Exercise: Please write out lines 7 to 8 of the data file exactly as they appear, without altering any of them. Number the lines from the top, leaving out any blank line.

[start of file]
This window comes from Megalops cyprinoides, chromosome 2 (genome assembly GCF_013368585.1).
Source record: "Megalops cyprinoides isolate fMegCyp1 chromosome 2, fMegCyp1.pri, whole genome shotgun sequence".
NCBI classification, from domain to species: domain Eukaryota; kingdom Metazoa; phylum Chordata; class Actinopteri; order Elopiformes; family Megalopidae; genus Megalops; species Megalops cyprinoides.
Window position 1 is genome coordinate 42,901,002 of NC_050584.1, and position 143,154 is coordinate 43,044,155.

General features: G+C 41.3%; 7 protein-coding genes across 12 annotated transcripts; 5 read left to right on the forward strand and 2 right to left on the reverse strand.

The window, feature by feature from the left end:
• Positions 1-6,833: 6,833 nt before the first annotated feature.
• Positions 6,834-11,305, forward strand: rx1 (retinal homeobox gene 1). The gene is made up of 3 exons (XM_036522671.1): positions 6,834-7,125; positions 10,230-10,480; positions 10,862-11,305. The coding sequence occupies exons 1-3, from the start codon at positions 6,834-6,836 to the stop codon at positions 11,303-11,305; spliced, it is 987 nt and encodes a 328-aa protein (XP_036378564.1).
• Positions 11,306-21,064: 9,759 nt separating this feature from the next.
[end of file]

• Positions 1-6,833: 6,833 nt before the first annotated feature.
• Positions 6,834-11,305, forward strand: rx1 (retinal homeobox gene 1). The gene is made up of 3 exons (XM_036522671.1): positions 6,834-7,125; positions 10,230-10,480; positions 10,862-11,305. The coding sequence occupies exons 1-3, from the start codon at positions 6,834-6,836 to the stop codon at positions 11,303-11,305; spliced, it is 987 nt and encodes a 328-aa protein (XP_036378564.1).